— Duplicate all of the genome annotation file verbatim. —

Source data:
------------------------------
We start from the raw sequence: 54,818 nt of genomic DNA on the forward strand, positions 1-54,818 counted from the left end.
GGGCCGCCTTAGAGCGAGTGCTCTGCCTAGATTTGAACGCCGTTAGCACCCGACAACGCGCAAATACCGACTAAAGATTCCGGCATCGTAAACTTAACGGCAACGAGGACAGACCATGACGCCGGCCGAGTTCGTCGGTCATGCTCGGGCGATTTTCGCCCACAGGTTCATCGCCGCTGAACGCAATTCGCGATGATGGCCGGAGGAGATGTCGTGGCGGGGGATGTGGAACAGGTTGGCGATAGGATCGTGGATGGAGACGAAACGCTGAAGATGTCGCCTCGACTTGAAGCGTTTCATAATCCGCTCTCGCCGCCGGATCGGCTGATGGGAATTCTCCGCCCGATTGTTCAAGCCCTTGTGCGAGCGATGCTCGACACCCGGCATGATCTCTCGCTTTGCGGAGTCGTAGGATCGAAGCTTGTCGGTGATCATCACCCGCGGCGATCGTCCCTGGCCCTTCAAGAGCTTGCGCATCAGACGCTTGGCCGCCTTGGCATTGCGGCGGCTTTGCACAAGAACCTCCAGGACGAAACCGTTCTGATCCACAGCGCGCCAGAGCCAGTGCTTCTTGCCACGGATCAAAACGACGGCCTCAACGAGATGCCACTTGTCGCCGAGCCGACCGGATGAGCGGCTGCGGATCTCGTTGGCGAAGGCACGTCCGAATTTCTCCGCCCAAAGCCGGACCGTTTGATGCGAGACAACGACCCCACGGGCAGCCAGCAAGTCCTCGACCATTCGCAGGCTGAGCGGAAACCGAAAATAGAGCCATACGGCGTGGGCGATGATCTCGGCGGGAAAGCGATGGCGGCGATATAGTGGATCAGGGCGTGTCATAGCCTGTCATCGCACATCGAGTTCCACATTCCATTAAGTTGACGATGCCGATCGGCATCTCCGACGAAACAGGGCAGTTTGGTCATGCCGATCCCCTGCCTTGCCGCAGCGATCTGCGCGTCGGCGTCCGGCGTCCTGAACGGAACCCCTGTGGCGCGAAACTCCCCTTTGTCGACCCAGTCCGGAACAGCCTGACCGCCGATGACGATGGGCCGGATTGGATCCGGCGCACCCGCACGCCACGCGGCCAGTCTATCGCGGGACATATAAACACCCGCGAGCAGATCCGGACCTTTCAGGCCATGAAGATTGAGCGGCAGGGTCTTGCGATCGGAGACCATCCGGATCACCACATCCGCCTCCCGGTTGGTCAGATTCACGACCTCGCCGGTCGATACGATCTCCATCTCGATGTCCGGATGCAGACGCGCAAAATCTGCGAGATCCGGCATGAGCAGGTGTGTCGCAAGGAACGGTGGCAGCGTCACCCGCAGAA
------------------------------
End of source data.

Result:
We start from the raw sequence: 54,818 nt of genomic DNA on the forward strand, positions 1-54,818 counted from the left end.
GGGCCGCCTTAGAGCGAGTGCTCTGCCTAGATTTGAACGCCGTTAGCACCCGACAACGCGCAAATACCGACTAAAGATTCCGGCATCGTAAACTTAACGGCAACGAGGACAGACCATGACGCCGGCCGAGTTCGTCGGTCATGCTCGGGCGATTTTCGCCCACAGGTTCATCGCCGCTGAACGCAATTCGCGATGATGGCCGGAGGAGATGTCGTGGCGGGGGATGTGGAACAGGTTGGCGATAGGATCGTGGATGGAGACGAAACGCTGAAGATGTCGCCTCGACTTGAAGCGTTTCATAATCCGCTCTCGCCGCCGGATCGGCTGATGGGAATTCTCCGCCCGATTGTTCAAGCCCTTGTGCGAGCGATGCTCGACACCCGGCATGATCTCTCGCTTTGCGGAGTCGTAGGATCGAAGCTTGTCGGTGATCATCACCCGCGGCGATCGTCCCTGGCCCTTCAAGAGCTTGCGCATCAGACGCTTGGCCGCCTTGGCATTGCGGCGGCTTTGCACAAGAACCTCCAGGACGAAACCGTTCTGATCCACAGCGCGCCAGAGCCAGTGCTTCTTGCCACGGATCAAAACGACGGCCTCAACGAGATGCCACTTGTCGCCGAGCCGACCGGATGAGCGGCTGCGGATCTCGTTGGCGAAGGCACGTCCGAATTTCTCCGCCCAAAGCCGGACCGTTTGATGCGAGACAACGACCCCACGGGCAGCCAGCAAGTCCTCGACCATTCGCAGGCTGAGCGGAAACCGAAAATAGAGCCATACGGCGTGGGCGATGATCTCGGCGGGAAAGCGATGGCGGCGATATAGTGGATCAGGGCGTGTCATAGCCTGTCATCGCACATCGAGTTCCACATTCCATTAAGTTGACGATGCCGATCGGCATCTCCGACGAAACAGGGCAGTTTGGTCATGCCGATCCCCTGCCTTGCCGCAGCGATCTGCGCGTCGGCGTCCGGCGTCCTGAACGGAACCCCTGTGGCGCGAAACTCCCCTTTGTCGACCCAGTCCGGAACAGCCTGACCGCCGATGACGATGGGCCGGATTGGATCCGGCGCACCCGCACGCCACGCGGCCAGTCTATCGCGGGACATATAAACACCCGCGAGCAGATCCGGACCTTTCAGGCCATGAAGATTGAGCGGCAGGGTCTTGCGATCGGAGACCATCCGGATCACCACATCCGCCTCCCGGTTGGTCAGATTCACGACCTCGCCGGTCGATACGATCTCCATCTCGATGTCCGGATGCAGACGCGCAAAATCTGCGAGATCCGGCATGAGCAGGTGTGTCGCAAGGAACGGTGGCAGCGTCACCCGCAGAA